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Is Kellyanne Conway A Real Feminist?

Copyright: Gage Skidmore

If a woman decides to stay at home and refuses a high profile job to take care of her family, does it make her less feminist?

When Kellyanne Conway, the first Republican woman to lead a successful presidential campaign was asked whether she would take a job inside the White House, she responded by saying:   “My children are 12, 12, 8, and 7, which is bad idea, bad idea, bad idea, bad idea for mom going inside [the White House].”  Turning down the job “would be my personal choice and not a demand on me.”

Conway was criticized by many women who viewed her choice of being a stay-at-home mother as anti-feminist. They felt that giving up the opportunity of being financially independent meant she was caving into the expectations that her family had from her.

This invites the question:  if a woman decides to stay at home and refuses a job because of her family, does it make her less feminist?

What is feminism all about?

Due to the division among feminists, (radical feminists, liberal feminists and others) it is not easy to reach a consensus on its definition. Nevertheless, feminism eventually boils down to one thing- gender equality in all aspects of life.   

Some people believe that the fight for equal rights dates back to early Greece while others believe that it was ignited during the French Revolution. However, the modern-day feminist movements began in the 19th and 20th centuries and the aim of these movements was to compel the governments to grant equal political, economic, and educational rights to women. Feminism is not about giving women a higher status than men in society.

Feminism is about the independence of choice; that may mean pursuing the career you want or focusing on raising a family.

Celebrities like Hillary Clinton, Oprah Winfrey, Emma Watson and Malala Yousafzai are examples of modern-day feminists. All these women carved their own paths rather than settling for a life that was dictated to them. They are powerful females who created the lives they wanted to live and did not become a victim of societal pressure and traditions.

It is important for us to shift our focus from labeling women as feminist or anti-feminist because of their choices. The desire to not be discriminated against on the basis of gender is common to all women and the task at hand is to ensure that women get equality in all spheres of life.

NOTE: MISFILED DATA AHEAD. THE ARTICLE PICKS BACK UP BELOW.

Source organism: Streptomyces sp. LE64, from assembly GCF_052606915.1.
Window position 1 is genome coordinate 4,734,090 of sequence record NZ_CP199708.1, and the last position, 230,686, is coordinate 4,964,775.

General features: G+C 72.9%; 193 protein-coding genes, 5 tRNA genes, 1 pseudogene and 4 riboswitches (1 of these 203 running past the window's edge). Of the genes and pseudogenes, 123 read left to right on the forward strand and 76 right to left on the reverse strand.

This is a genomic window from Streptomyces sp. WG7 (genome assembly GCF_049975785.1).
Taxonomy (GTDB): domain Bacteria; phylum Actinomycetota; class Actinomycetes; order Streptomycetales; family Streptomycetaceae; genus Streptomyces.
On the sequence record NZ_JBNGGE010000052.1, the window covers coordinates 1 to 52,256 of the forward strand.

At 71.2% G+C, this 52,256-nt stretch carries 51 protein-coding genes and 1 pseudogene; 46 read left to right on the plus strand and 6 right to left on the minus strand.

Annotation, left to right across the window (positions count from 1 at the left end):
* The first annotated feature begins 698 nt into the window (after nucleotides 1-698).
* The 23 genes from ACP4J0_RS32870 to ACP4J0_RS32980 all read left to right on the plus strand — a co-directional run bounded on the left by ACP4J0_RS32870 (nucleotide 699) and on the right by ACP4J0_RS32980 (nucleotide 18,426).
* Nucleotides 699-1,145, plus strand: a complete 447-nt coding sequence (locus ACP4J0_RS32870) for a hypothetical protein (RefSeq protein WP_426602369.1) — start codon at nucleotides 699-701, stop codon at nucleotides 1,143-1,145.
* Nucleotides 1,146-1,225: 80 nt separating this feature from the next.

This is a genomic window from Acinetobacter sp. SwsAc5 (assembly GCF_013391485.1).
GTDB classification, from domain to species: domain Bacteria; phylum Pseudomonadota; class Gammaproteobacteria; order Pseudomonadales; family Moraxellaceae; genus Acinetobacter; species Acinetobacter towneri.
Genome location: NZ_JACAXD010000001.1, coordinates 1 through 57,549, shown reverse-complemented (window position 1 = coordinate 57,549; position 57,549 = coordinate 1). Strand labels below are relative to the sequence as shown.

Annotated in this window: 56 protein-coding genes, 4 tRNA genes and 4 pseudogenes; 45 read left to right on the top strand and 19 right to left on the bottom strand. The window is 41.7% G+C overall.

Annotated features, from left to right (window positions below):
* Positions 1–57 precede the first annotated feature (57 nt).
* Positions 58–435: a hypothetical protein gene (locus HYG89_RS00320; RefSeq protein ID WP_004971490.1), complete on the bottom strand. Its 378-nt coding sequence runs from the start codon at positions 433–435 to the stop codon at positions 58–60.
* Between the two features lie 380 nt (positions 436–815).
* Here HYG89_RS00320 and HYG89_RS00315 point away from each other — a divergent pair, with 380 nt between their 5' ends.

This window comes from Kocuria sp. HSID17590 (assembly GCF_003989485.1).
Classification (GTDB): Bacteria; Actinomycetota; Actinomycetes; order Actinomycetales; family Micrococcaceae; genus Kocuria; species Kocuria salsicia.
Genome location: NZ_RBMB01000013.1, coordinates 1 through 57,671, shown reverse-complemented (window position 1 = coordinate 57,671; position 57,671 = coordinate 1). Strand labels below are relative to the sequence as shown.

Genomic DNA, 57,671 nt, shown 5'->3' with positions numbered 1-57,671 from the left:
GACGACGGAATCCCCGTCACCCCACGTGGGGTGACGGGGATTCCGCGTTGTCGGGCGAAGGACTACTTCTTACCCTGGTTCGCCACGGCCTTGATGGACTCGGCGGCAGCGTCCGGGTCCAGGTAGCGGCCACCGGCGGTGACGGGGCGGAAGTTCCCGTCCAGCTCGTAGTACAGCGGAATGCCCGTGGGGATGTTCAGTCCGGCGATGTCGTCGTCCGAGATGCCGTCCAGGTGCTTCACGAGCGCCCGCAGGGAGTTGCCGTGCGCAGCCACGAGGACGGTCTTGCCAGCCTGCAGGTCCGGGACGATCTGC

Feminism is a matter of personal choice

Stay-at-home mothers aren’t paid a salary and their work is often not valued because it does not generate an income. Homemaking is not viewed as a ‘job’. However, homemaking i.e raising kids, providing emotional support, acting as the binding agent of the family etc. is an art as well. If a man contributes to a family by earning a living, the woman who chooses to stay at home contributes by taking care of all the family members.

In Kellyanne Conway’s example, she was given the opportunity to work in the White House. Whether Conway would want to take up the job or stay at home and look after her kids is a matter of personal choice. It doesn’t mean that she is not a feminist or does not care for egalitarianism.

However, Conway recently decided to accept the job she was offered and she is ready to take up her position at the White House. In a statement, Conway said that “I’m just really pleased and frankly very humbled to take on this role in the West Wing.”

Kellyanne Conway was neither limited by circumstances nor society in either case. She had the right to pass on the job in the former instance and accept it in the latter. Personal choice and equal opportunities as demonstrated in this example are essentially what entail women’s liberation, whether a woman is a stay-at-home mom or she works at the White House.


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  • For whatever it’s worth coming from me, I love, love, love this article! (Maybe because I was so pleasantly surprised by it.) I am so not an authority on the meaning of “feminism”. But nonetheless, I know what feminists will say if I ask them “what is a feminist?” And gender equality is clearly what feminism professes. It only follows from that that women have the choice to be stay at home moms, or pursue careers, or whatever balance they like. The only anti-feminist position on this would be to say that women MUST stay at home.

    Also, what you said about the value of staying home with the children, very much echos a rather radical feminist by the name of Marilyn Warring.

About the author

Ateeya Sandhu

Ateeya Sandhu

Ateeya Sandhu is studying International Relations at the University of Toronto. She is an avid reader who is extremely passionate about feminism, equality rights and social problems in India. An altruist at heart, she dreams of opening her own charitable organization one day.


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